Sheila Marmon: I think I started from the kitchen because I didn't have a garage; I was living in a condo. What really got me going was that my cousin needed a job and had just graduated from college. I was working alone in my kitchen and trying to get things up and running, and I couldn't afford to hire, but I knew my cousin needed a job. And, it was transformative to work with someone as gifted as my cousin. From bouncing ideas off each other and collaborating, it was able to really get us off the ground and build momentum. That reminds me of one critical thing and a message to entrepreneurs: You can’t get very much done by yourself. You have to think about how to get resources and others rallying behind your vision so that you can really make moves.
Her Agenda: I see all that Mirror Digital has done to give back like the Reflect Beauty Awards. I know you don’t do your work for praise, but has there ever been a moment that you can remember, where you realized that the work you are doing is changing lives?
Sheila Marmon: There are layers to that. In hiring for mirror digital, I am very intentional about opening doors and giving a chance to those who may not get one at other companies. We look at unidentified or overlooked talent. When you look at how many people of color are in the innovation economy, we are very underrepresented. And, there are always more opportunities to bring folks in and train young people to get them into the industry.
In terms of the work, it’s just who we are. We think about our communities, our publishers who are also primarily multicultural entrepreneurs, and how we can help our clients have an impact. That allows us to create media programs that really have the opportunity to change people’s lives. We launched the Salon Give Back program, in partnership with Procter & Gamble, in support of Black salon owners and hairstylists who had their businesses impacted by COVID. It was a Sunday afternoon, we had the checks spread out, we had notes spread out to the 20 different winners, and we went through their stories. We gave out $200,000 and we mailed those checks from my office. This is who we are as an organization.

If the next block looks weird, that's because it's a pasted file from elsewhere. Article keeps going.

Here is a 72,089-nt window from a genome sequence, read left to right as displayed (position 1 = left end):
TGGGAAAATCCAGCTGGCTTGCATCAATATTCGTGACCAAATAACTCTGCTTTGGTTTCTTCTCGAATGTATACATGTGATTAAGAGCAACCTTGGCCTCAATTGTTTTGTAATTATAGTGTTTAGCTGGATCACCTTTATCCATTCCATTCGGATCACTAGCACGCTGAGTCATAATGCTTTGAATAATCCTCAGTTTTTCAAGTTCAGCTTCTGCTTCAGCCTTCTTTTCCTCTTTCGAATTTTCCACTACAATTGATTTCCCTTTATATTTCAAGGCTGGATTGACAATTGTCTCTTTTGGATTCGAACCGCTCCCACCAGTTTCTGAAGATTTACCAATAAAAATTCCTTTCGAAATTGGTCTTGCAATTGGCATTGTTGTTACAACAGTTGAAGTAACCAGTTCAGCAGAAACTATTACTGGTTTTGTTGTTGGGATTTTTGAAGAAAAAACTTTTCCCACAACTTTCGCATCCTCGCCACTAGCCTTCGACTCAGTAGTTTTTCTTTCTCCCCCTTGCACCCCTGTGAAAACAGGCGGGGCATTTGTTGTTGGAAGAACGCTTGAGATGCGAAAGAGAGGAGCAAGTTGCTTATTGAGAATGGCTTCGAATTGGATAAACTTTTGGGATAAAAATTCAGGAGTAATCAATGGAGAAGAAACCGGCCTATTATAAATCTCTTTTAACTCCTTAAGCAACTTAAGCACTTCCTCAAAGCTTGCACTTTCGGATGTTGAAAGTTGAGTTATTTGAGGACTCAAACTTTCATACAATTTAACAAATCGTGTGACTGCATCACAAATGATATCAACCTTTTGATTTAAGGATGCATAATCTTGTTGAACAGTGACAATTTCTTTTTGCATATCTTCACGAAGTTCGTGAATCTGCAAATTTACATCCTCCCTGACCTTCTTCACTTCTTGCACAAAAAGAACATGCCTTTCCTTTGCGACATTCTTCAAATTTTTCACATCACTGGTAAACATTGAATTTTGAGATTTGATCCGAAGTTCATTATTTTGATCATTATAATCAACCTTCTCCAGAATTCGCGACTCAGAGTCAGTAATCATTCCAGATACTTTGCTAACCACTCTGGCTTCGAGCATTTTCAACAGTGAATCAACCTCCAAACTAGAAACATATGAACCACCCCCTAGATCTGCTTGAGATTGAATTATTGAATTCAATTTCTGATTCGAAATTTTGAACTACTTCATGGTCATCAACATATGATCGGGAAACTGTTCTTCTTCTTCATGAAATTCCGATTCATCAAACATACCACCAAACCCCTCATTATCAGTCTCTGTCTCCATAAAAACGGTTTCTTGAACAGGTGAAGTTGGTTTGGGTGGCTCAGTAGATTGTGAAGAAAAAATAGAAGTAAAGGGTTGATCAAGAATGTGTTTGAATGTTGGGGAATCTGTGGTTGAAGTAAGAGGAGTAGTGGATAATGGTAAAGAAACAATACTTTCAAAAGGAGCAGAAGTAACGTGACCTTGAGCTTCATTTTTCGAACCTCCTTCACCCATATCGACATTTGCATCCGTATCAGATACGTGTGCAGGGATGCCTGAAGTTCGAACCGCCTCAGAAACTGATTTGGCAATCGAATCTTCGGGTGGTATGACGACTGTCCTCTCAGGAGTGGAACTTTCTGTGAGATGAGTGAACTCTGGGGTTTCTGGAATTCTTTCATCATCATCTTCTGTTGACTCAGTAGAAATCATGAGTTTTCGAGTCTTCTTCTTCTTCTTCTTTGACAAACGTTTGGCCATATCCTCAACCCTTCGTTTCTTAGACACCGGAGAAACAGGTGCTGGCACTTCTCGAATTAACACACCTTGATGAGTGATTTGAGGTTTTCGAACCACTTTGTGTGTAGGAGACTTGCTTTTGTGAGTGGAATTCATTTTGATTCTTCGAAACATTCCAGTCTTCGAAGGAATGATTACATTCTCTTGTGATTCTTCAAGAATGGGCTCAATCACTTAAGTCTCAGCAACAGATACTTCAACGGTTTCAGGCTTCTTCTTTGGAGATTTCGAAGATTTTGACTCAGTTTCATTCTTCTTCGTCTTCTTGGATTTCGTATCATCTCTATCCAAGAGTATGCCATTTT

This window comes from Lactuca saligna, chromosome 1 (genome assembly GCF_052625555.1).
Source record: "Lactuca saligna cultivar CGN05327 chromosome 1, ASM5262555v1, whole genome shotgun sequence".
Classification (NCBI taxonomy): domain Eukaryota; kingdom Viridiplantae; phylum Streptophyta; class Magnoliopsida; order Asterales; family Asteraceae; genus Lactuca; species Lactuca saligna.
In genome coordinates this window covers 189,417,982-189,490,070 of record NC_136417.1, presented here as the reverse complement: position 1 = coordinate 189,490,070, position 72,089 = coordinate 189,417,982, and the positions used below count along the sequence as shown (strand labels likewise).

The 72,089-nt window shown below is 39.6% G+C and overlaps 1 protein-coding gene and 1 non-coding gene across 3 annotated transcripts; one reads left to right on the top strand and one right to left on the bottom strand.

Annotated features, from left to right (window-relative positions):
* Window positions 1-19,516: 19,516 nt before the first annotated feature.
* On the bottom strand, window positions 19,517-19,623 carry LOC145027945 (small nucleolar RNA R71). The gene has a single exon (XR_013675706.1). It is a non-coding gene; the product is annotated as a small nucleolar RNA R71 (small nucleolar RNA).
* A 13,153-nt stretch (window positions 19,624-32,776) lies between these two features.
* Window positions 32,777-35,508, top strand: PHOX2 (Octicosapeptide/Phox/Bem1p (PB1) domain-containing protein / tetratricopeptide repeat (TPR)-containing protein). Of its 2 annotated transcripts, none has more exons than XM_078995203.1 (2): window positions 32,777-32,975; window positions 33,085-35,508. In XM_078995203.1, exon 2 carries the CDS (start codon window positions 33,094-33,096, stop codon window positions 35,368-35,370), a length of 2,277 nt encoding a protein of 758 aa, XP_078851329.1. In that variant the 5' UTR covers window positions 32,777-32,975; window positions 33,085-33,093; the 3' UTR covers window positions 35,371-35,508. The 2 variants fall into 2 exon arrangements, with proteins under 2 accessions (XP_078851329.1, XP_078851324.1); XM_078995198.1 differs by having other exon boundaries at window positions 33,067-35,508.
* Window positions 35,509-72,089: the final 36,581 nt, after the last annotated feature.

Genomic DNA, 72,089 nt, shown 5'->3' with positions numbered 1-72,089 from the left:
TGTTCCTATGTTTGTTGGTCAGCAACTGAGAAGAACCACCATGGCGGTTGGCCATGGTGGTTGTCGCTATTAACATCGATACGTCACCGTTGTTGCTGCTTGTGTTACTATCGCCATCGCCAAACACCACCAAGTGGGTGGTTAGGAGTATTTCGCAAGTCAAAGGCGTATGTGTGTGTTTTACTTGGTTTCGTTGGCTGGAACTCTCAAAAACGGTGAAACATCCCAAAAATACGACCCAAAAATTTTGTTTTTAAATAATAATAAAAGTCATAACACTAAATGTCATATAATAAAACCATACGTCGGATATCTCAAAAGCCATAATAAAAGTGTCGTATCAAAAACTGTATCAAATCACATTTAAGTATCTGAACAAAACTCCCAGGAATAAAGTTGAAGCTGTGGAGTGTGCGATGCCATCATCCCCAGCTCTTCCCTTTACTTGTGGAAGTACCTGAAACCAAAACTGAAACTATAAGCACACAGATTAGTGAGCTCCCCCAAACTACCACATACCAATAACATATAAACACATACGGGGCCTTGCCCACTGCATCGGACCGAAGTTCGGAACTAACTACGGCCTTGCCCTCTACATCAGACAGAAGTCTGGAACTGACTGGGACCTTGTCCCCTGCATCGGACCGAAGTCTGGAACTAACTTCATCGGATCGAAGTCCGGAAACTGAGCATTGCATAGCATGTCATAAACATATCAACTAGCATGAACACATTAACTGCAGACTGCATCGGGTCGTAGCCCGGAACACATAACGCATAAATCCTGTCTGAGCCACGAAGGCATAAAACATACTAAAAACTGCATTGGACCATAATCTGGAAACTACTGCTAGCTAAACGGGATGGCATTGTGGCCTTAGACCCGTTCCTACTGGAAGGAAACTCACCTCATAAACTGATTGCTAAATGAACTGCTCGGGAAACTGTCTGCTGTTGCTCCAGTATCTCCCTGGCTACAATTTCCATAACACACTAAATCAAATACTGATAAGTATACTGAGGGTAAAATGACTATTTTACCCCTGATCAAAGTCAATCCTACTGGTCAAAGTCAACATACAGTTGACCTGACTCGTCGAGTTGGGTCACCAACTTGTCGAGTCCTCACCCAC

Her Agenda: I can tell that you are very professional. Unfortunately, in the corporate and tech spaces, women, especially Black women are treated differently. And, I know you are from South Central. During those moments when people have talked crazy to you, how do you professionally approach the matter?
Sheila Marmon: What I first do is take a deep breath and don’t internalize it. I recognize when someone talks crazy to me, it’s because they don't really see me. If they really saw me, they would recognize me in all of my glory, accomplishments, and professionalism. Even further than that, if someone talks crazy to anyone regardless of their accomplishments and professionalism, that means they have work they need to do on themselves. Keeping that in mind, you can simply let it roll off your back.
Her Agenda: Mirror Digital was founded in 2012, and since then, the internet and social media have grown exponentially and swiftly. As the CEO of a company that focuses on digital advertising, what is your relationship like with social media, which is a tool that many people say is replacing advertising?
Sheila Marmon: Our business has evolved as the industry has evolved. Multicultural consumers adopt every trend first. We set the trends. As social media was starting, we knew early on that we needed to figure out a game plan to be there and reach multicultural consumers on every platform. We were running social influencer campaigns on Twitter and Facebook before either of them ever had an advertising model. We were doing what is now called ‘Influencer Work’ before there was ever such a term. We’ve been there since day one which has allowed us to stay ahead of the next wave or trend on social media. We look at them as platforms to be utilized just like any other advertising platform. And, we incorporate them into our media program appropriately. Our goal is to reach consumers and audiences for our advertising partners, and being able to do that with social media is a part of our expertise.
[Editor's note: This interview has been edited for length and clarity.]